Breast cancer survivor Irene Chui became fitter after cancer. By Joyce Teo
Ms Chui enjoys the team camaraderie and adrenaline rush of a dragon boat race. Photo: Denise Ee / The Straits Times
ABOUT IRENE CHUI
Ms Chui is the captain of Paddlers in the Pink, a dragon boat team made up of breast cancer survivors. She picked up dragon boating 12 years ago at the encouragement of her support group at the Breast Cancer Foundation.
She also takes part in community outreach activities, which she plans for her company in her role as an employee engagement specialist.
She and her husband have two children.
Q: What do you like most about dragon boating?
A: Dragon boating came into my life after my breast cancer treatment and surgery in June 2004. Since then, I have kept up a fitness routine.
I love the endurance, perseverance and teamwork required in a race. There’s also the camaraderie among team members – we love to travel together as a team for overseas races – and the adrenaline rush. And it is meaningful.
We train for a reason – to demonstrate that it is possible to lead an active lifestyle after surviving cancer.
Q: What is your secret to looking so fabulous?
A: To me, looking good means feeling good, and it is very important to consistently work on feeling good.
Q: Has there ever been a time when you were not fit and fab?
A: Ironically, that was before I was diagnosed with breast cancer at the age of 36 in 2001, when my kids were aged nine and 11.
I was living a mostly sedentary lifestyle and focusing on work.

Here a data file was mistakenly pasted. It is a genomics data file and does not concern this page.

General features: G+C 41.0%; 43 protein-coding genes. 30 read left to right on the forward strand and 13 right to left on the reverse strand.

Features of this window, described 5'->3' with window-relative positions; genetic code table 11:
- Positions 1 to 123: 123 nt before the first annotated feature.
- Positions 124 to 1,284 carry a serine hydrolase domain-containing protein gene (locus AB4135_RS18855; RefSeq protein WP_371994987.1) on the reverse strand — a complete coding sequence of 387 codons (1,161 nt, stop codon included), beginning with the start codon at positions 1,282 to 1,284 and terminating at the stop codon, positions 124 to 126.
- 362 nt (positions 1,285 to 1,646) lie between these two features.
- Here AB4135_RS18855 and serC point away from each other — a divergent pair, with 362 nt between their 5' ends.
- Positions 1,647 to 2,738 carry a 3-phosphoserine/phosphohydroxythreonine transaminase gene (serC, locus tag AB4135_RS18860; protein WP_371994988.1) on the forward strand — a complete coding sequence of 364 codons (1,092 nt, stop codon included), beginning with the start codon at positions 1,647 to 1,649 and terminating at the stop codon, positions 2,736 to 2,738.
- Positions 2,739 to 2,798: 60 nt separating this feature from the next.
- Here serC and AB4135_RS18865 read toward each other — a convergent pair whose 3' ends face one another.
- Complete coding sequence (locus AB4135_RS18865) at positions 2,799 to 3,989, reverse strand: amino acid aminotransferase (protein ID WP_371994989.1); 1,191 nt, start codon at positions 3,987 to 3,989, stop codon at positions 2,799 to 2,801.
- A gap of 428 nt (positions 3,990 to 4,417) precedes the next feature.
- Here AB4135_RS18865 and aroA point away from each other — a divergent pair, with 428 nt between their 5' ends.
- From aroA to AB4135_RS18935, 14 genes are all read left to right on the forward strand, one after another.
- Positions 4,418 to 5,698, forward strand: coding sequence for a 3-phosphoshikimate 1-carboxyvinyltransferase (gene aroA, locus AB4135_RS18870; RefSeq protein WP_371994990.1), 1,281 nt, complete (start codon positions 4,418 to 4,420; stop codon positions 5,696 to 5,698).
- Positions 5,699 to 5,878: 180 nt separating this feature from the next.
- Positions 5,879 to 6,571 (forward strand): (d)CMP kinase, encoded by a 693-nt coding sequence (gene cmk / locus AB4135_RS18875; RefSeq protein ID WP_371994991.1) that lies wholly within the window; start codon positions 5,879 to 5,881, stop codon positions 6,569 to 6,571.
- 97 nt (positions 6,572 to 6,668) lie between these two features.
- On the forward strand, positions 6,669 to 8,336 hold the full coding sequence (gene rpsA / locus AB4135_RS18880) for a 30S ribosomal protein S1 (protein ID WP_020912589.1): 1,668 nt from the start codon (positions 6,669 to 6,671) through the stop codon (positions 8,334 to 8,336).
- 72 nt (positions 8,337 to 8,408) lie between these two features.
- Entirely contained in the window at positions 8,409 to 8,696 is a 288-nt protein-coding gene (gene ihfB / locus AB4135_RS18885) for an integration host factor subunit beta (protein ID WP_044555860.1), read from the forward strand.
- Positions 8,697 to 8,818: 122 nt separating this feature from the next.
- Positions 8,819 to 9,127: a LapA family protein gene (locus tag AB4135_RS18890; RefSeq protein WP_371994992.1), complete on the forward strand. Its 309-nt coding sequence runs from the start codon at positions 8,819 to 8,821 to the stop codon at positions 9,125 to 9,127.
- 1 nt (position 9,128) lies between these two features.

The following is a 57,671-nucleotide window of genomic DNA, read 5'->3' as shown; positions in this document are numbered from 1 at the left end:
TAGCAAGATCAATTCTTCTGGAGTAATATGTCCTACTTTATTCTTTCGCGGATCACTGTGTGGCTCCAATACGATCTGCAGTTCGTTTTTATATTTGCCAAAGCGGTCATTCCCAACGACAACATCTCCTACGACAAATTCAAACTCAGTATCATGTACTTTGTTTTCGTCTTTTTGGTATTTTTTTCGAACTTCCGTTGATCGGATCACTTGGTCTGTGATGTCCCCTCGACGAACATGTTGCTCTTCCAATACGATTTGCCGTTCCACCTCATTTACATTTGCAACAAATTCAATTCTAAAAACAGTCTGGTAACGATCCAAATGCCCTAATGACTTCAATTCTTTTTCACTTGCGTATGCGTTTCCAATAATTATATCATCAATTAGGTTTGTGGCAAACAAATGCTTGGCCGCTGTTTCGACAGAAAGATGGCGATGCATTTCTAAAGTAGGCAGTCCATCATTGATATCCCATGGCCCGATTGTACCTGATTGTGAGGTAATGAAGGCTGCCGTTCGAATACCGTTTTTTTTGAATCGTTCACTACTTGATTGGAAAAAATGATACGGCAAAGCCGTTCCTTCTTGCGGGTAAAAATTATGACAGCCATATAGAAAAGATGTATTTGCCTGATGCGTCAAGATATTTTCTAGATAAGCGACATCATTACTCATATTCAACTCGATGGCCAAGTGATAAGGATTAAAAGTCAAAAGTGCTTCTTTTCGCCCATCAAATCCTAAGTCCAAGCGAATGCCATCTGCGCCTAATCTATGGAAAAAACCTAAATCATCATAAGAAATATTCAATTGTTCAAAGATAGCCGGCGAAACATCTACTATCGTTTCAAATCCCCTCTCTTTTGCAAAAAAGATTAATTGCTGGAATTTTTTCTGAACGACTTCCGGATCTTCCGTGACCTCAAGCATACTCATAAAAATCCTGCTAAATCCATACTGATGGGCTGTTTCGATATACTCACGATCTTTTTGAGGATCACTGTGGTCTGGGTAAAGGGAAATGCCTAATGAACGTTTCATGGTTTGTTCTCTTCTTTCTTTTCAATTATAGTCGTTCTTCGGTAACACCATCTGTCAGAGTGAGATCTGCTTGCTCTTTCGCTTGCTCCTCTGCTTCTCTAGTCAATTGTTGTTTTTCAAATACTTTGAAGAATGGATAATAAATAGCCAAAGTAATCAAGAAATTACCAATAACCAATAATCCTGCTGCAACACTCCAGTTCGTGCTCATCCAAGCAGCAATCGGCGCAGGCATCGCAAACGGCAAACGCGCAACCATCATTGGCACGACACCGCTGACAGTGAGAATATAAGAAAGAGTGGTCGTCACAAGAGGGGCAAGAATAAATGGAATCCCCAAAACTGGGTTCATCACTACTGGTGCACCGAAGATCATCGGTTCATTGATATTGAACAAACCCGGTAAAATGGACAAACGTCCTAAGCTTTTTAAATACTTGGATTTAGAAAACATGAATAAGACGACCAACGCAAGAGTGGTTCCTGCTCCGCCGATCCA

Q: How important is it for you to keep up with your fitness routine?
A: It is very important as I want to stay energetic constantly, maintain good immunity and keep cancer at bay. Furthermore, I get the added bonus of “growing young” as I continue with my routine. It keeps me feeling young. It’s part of my lifestyle now. I also like to do some stretching before I start the day and before I sleep.
Q: What is the most extreme thing you have done in the name of fitness or diet?
A: I cut out a lot of my carb and sugar intake and ate smaller portions in order to lose weight.
I challenged myself to lose weight about two years back when I found myself at 63.5kg. I cut it down to 55kg over eight months but have since put on 2kg, probably due to muscle gain.
Q: What is your diet like?
A: My diet is low in carbohydrates and sugar. I eat a lot of vegetables, make my own smoothie with yogurt and lots of nuts and chai seeds, and try to consume organic products as much as I can.
A typical dinner could be miso soup with mushrooms, an avocado salad and grilled fish.
Q: What are your indulgences?
A: Chocolates and waffles with ice cream.
Q: How do you maintain a healthy work-life balance?
A: I devote myself to my fitness routine and I practise mindfulness and self care. I am trying to do the latter as a ritual or at least when I am overwhelmed at work. I will take time to close my eyes and take deep breaths.
Before I sleep, I also make it a habit to count my blessings for the day.
I do not work fewer hours these days but I now enjoy my job, so that makes a difference.
Q: What are the three most important things in your life?
A: My family, friends and, most importantly, God.
Q: How has your active lifestyle influenced your family and friends?
A: I like to think I lead by example, in showing active ageing is important and that we can do so much more with a healthy mind and body. I totally believe in ageing gracefully.
Q: What’s your favourite part of your body?
A: My upper torso. My least favourite parts are my thighs.
Q: Would you go for plastic surgery?
A: With my two breasts reconstructed, ovaries removed and having endured countless needle pricks during my treatment, I will definitely say no thanks to any unneeded plastic surgery.
Q: Do you think you’re sexy?
A: Yes, at least internally. Haha!
A version of this article appeared in the print edition of The Straits Times on May 24, 2016, with the headline ‘Dragon boating helps mum ‘grow young”.